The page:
A Welsh sheep farmer says achieving carbon efficiencies in agriculture must be balanced against the need for farm businesses to be productive and profitable.
Rhys Edwards, who runs a flock of 530 ewes and 180 ewe lambs with his parents, Russell and Eira, at Hendre Ifan Goch near Bridgend, completed a carbon audit of the farm in its role as a Farming Connect demonstration site. The audit showed the balance to be carbon-negative (at -197.01), because the farm has high levels of soil organic matter.
The sheep flock is responsible for 49% of emissions, so the focus going forward will be on ewe efficiency and lamb growth rates. Mr Edwards told a recent Farming Connect ‘Demo Farm Live’ webinar that he had opted for the Farm Carbon Toolkit carbon footprinting tool because it is the only one that recognises carbon sequestration in its calculations.
Rhys said he was taking steps – including setting a target to wean lambs at 65% of ewe weight – to reduce emissions from the flock. The ewes weigh 65kg, so if 1.65 lambs per ewe tupped are reared, and the lambs average 26kg at weaning, the target of 65% of mature weight will be achieved.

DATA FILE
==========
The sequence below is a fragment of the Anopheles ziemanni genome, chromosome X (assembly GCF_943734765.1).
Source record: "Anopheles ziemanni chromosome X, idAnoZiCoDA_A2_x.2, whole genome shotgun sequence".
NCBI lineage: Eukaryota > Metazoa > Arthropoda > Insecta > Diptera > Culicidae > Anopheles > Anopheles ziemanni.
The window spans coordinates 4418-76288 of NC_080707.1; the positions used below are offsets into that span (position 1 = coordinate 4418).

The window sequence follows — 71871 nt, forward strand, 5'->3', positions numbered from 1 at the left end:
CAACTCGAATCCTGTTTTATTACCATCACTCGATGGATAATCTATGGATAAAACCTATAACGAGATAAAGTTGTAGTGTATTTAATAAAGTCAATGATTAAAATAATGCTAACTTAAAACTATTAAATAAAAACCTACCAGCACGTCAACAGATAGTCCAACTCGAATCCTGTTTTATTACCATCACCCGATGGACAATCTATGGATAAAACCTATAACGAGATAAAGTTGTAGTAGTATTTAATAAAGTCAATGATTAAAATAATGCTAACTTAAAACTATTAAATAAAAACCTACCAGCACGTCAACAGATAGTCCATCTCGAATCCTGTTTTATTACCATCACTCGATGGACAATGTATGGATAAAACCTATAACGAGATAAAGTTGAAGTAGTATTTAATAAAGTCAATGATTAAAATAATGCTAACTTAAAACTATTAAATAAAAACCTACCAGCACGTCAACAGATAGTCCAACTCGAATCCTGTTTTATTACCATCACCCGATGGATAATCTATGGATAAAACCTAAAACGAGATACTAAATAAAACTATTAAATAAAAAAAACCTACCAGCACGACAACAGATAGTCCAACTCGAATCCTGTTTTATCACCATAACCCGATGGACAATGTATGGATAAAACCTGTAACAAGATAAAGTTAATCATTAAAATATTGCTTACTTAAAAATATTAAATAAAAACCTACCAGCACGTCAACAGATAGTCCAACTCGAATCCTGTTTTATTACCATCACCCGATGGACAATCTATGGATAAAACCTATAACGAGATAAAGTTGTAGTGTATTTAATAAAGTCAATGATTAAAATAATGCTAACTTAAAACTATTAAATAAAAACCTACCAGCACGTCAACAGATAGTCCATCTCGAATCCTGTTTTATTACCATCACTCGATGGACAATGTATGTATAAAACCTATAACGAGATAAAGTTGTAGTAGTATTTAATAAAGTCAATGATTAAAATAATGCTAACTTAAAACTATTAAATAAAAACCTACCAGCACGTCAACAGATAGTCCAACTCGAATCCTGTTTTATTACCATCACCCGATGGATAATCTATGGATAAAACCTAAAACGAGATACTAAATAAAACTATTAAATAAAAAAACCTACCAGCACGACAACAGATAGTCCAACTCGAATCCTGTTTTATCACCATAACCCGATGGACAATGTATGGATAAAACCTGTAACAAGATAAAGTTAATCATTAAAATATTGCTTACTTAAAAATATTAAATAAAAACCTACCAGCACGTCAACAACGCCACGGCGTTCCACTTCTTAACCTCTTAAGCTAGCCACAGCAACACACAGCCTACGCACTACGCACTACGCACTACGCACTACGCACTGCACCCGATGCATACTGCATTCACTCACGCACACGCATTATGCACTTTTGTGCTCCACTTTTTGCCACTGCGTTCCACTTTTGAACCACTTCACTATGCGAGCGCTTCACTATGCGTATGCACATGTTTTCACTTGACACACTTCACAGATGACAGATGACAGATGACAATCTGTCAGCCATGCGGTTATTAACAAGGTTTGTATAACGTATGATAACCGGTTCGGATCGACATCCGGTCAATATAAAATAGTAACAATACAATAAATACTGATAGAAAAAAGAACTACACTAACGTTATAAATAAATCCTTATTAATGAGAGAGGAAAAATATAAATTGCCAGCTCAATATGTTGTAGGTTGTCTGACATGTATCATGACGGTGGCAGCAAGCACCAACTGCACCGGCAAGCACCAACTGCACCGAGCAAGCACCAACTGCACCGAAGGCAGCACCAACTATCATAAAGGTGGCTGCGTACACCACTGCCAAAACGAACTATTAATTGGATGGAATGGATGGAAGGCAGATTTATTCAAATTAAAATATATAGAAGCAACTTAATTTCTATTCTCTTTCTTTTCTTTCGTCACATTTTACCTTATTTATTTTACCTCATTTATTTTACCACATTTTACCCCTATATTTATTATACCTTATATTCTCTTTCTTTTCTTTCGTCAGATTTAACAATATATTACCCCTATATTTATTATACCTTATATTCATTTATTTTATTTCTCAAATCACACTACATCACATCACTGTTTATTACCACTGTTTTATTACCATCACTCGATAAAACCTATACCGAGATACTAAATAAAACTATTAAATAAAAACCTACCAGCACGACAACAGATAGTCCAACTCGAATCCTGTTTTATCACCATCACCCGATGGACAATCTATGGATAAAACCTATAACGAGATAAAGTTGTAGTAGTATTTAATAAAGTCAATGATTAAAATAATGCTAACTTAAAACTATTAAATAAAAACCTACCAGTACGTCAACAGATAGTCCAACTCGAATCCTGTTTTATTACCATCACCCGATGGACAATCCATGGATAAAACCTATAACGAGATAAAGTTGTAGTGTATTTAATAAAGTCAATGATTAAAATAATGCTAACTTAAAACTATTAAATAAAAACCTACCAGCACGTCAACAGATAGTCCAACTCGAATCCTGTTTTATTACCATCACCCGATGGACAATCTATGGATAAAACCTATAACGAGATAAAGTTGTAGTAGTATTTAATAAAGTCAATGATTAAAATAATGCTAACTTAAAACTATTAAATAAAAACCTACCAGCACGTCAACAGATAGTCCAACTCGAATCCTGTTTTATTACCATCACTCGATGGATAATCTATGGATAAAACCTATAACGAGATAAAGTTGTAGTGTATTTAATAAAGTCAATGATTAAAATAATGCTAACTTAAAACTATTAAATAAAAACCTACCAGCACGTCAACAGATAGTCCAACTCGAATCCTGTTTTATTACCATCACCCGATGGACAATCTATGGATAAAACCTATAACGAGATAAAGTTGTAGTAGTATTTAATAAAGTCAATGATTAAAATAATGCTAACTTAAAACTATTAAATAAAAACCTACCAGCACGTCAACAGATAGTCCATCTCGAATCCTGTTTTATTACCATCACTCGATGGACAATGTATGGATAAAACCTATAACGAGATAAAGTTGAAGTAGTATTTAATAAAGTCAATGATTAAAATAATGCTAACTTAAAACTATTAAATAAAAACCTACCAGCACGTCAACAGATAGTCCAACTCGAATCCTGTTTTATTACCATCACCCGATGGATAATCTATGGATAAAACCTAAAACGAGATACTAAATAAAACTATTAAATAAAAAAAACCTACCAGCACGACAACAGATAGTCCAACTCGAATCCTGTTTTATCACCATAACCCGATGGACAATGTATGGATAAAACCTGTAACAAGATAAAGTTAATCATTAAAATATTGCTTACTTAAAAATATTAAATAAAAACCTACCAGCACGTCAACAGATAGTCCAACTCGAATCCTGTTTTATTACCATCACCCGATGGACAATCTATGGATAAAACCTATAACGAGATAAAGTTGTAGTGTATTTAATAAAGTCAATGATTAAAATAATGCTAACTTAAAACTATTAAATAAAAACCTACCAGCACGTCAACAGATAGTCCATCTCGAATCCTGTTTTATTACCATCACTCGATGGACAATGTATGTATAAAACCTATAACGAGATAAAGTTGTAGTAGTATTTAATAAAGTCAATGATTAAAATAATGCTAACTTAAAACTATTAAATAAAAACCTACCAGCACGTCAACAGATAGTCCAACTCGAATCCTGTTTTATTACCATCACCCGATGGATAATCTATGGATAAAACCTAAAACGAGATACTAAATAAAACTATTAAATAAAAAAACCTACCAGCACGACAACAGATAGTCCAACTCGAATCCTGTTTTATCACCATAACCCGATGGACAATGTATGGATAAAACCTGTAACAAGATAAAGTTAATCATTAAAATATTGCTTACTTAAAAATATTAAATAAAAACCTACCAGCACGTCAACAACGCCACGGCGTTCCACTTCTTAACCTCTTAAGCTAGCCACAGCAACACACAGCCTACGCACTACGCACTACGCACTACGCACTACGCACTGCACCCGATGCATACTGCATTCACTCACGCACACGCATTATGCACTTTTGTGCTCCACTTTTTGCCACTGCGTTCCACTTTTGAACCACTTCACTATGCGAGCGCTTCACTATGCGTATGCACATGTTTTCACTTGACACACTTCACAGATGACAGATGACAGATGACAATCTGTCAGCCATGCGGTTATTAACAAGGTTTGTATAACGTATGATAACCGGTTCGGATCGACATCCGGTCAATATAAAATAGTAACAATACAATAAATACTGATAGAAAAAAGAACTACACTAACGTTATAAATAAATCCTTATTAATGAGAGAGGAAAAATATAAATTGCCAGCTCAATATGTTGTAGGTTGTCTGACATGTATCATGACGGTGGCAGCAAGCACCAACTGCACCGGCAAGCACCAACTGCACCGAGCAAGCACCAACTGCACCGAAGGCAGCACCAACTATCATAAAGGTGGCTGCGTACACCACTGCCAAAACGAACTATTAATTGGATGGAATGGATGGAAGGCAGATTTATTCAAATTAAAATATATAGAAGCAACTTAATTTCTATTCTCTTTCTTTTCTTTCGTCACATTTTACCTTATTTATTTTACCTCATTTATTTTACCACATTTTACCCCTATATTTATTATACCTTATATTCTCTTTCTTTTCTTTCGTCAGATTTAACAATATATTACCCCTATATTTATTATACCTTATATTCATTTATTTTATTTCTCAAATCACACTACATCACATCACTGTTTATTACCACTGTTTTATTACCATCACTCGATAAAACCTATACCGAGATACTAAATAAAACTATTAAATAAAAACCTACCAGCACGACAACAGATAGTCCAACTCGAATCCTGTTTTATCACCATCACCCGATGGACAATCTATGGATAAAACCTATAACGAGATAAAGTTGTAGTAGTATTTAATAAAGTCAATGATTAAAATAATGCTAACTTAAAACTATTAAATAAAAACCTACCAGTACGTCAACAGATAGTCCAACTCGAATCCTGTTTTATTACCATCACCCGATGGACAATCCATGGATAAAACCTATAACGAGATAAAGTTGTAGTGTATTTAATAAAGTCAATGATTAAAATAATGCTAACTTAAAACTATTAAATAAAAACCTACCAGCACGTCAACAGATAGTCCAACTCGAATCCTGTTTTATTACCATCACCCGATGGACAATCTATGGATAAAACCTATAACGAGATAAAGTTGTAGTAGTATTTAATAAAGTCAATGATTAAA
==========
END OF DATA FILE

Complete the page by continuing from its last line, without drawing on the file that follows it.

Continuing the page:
“I don’t think we can physically do anything more to be carbon-friendly, and reducing emissions has got to work hand-in-hand with running a profitable food-producing business,’’ said Rhys.
Improvements will be sought in post-weaning growth rates, as performance can be a challenge in the autumn due to grass availability and trace element deficiencies.
Independent sheep consultant Dr Liz Genever, who has been working with the farm on this project, said the more days lambs are on-farm, the more they eat, and the more methane they produce.
This project has received funding through the Welsh Government Rural Communities - Rural Development Programme 2014-2020, which is funded by the European Agricultural Fund for Rural Development and the Welsh Government.